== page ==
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Tupac,

One of my old favourites was Likhit Gai Yang beside the Rachadamnoern Muay Thai stadium.  They burnt down a couple of years back, but I heard they rebuilt.  If you're doing the fights, it's a good stop.  Just remember, ask first.  They switch nights between Racha and Lumpini.

Lumpini stadium has some good eats outside when the bouts are going on, too.

Cheers,

Peter

When we were kids in Bangkok back in the 60's, Likhit was one of the first restaurants my dad took us to. I still remember the hordes of mangy cats underfoot and thinking that they were what was on the plate.

One of my fondest memories is of watching the old granny that tended the gai yang (grilled chicken) chewing up food and spitting it into the dog's mouth.

I think she may have passed away.

Great chicken, and some outstanding yams. The fighters (that lost) drowning their sorrows in maekhong, regency, or whatever else was on hand. And the crab in clay pot with vermicelli was excellent. And the oyster salad, and the raw prawns in nam pla.....

I'm hungry again.

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Tupac,

Ask your Thai staff what they think of the restaurants mentioned in the Bangkok Post Pick of 2006 Thai mentioned upthread: don't have to visit, but do get an opinion. Sometimes a good restaurant experience also is worth it for certain types of foods.

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just for anyone who happens to be searching through this thread later on, i'm gonna go ahead and say: DO NOT GO TO PEN... a completely empty restaurant at 8:30 on a saturday night doesn't exactly corroborate the claims i read of this seafood restaurant being where thai people go to celebrate.

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just for anyone who happens to be searching through this thread later on, i'm gonna go ahead and say: DO NOT GO TO PEN... a completely empty restaurant at 8:30 on a saturday night doesn't exactly corroborate the claims i read of this seafood restaurant being where thai people go to celebrate.

Tupac,

Where and what is this place? I hadn't heard of it. I thought at first you were warning us off of Cambodia's capital city (an horrible thing to do), but it appears that isn't it.

Was this someplace down on the river, or was it one of the "seafood market" places?

Please advise,

Peter

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It's a seafood restaurant I first about HERE in the New York Times. A quick report over on chowhound is HERE, and the address/phone/etc are HERE.

On my last night in Bangkok, I went with a local woman I'd befriended. We showed up at 8:30 on a Saturday night to a completely empty restaurant. We took it as a bad sign and split.

She called a friend of hers who lives in the neighborhood to get a recommendation nearby, and the place we ended up going to was great. In fact, I'd love to get the information so I can go back next time I'm in Bangkok (there will DEFINITELY be a next time). She wrote HUA PLA CHONG NON SI on my paper. From what I gather, the first two words mean "fish head" and the others refer to the neighborhood. A few Google searches have turned up nothing on the place, and I certainly don't have a clue what road we were on. It was only a very short cab ride away from Pen, and a short ride after the meal back to the BTS station (Saphan Taksin, was it?). Anybody know of this place, by chance?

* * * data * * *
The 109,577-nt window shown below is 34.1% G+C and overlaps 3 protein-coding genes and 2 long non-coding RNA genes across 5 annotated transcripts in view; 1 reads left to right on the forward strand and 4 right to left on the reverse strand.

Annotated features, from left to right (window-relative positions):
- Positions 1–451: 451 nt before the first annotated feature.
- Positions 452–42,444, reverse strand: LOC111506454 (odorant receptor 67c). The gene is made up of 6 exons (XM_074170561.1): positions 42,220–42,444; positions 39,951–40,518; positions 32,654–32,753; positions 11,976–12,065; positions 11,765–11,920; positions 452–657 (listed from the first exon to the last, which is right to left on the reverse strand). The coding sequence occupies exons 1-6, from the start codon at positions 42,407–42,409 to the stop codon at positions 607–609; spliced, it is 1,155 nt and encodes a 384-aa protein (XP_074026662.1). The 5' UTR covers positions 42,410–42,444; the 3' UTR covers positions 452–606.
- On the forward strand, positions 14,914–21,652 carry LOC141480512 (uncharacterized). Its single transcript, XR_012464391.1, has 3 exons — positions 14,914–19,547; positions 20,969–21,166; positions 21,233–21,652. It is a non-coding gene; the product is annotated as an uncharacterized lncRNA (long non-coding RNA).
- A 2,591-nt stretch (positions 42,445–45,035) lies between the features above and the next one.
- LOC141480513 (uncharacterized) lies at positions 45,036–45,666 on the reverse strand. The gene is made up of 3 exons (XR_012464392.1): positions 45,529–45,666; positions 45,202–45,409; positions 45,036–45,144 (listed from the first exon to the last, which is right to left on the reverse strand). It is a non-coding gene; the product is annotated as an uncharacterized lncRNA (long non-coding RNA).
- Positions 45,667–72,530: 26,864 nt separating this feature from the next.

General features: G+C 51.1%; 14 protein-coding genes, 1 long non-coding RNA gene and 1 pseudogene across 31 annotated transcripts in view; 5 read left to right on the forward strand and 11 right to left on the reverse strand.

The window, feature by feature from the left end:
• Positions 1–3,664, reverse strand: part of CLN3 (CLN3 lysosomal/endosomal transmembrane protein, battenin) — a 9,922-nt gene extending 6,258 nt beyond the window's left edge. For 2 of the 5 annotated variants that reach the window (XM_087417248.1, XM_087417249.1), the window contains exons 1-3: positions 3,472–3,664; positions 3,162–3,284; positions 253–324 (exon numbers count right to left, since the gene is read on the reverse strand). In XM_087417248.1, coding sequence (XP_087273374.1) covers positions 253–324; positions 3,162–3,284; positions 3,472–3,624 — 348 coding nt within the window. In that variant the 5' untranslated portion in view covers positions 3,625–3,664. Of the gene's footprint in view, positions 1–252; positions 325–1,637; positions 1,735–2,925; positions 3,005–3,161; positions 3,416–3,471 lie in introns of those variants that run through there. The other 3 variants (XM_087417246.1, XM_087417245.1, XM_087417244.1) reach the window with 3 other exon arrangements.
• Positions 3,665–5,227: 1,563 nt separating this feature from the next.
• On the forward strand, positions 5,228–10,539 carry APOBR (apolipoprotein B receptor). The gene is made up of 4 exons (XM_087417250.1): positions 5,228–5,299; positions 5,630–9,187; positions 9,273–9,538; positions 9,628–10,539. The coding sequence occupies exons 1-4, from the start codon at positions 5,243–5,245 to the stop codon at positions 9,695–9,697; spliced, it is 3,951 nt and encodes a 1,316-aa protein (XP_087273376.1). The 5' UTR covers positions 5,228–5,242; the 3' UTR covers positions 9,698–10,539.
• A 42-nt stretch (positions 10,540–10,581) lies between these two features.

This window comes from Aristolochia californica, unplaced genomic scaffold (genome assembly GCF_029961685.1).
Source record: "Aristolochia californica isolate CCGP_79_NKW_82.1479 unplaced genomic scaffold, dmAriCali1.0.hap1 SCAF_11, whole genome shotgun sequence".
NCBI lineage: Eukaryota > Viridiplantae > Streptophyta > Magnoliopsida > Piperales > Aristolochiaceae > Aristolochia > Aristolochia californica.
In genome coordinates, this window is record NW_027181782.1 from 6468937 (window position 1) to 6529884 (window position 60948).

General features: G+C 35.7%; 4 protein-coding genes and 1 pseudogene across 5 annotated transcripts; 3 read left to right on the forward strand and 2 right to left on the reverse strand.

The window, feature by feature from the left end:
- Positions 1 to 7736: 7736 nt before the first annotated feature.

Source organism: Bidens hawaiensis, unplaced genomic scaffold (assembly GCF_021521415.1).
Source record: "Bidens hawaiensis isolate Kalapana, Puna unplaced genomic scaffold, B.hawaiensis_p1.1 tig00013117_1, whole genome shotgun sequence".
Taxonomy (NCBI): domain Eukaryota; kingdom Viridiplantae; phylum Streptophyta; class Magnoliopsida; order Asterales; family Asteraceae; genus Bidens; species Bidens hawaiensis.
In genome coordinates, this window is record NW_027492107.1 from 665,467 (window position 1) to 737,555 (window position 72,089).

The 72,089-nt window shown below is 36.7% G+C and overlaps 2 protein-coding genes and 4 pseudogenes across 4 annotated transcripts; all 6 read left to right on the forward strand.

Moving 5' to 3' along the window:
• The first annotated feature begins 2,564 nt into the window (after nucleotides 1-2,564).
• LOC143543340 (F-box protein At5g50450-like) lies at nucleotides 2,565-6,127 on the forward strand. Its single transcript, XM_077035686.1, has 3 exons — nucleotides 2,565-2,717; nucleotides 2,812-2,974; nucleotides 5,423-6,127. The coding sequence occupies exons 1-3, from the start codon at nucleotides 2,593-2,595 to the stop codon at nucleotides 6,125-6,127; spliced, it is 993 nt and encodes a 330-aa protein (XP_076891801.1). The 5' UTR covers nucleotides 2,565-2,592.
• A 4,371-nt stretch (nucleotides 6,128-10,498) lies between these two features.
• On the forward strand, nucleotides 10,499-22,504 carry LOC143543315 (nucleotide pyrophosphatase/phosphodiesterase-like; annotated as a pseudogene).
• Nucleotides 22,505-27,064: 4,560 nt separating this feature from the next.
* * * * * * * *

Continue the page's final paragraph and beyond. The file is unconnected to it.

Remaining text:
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Any local taxi driver should know Hua Pla Chong Nonsi. It's in the southern part of Chong Nonsi, on Rama III. Although my in laws love they place, I have renamed it "Salt Soup Restaurant".

Next trip you will have to try Lek Seafood. It is very convenient, located directly beneath the Chong Nonsi BTS platform. I'm sure your friend knows it.

For Bangkok eats, check out my Cheap Eats Bangkok

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[...] I have renamed it "Salt Soup Restaurant".

You like it that much, eh? :biggrin:

I imagine that the things we ordered were pretty foolproof:

- a mixed grill of freshwater prawns, scallops, mussels and clams

- a plate of fresh crab meat sauteed together with egg and spring onion. (This was particularly good.)

- a plate of tempura-like deep fried morning glory. Or was it water mimosa? Stupidly, I don't know, as it was new to me, but I think it was one of these two. Some pieces were longer leaves; and some pieces were about the size and texture of, say, green beans.

- some kind of fish (bass?) stir fry with spring onions and small black things (beans?)

My description of ingredients I don't know makes me sound like an absolute moron! Haha. :biggrin:

Next trip you will have to try Lek Seafood. It is very convenient, located directly beneath the Chong Nonsi BTS platform. I'm sure your friend knows it.

Thank you for the recommendation! I will definitely check it out next time.

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When we were in Bangkok, we ended up at Lek Seafood more than once. Really good, really cheap, and definitely full of locals.

As for morning glory...the first time I had it in Thailand I was confused because it looked like ong choy---what I think of as water spinach. Later on I read that, indeed, what the Thai call morning glory is indeed the same thing.

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Dinner the first night was at My Choice restaurant. My thoughts on the dinner are below, and photos can been seen HERE...

They say that you can’t trust a skinny chef. But you can trust a fat food critic — provided they are as uncompromisingly witty and endlessly knowledgeable as Jeffrey Steingarten. That was my hope, anyway, after reading both his books (each wonderful, by the way). His essay on Thailand in It Must Have Been Something I Ate quickly mentions a small restaurant in Bangkok called My Choice, and my timing in reading this could not have been better. My own little food foray into Asia was just a few days away, and that city was to be my last stop. So as I stepped off the plane that first evening in Bangkok, I had not yet booked a hotel and I didn’t know a single word of Thai, but at least I had a dinner plan.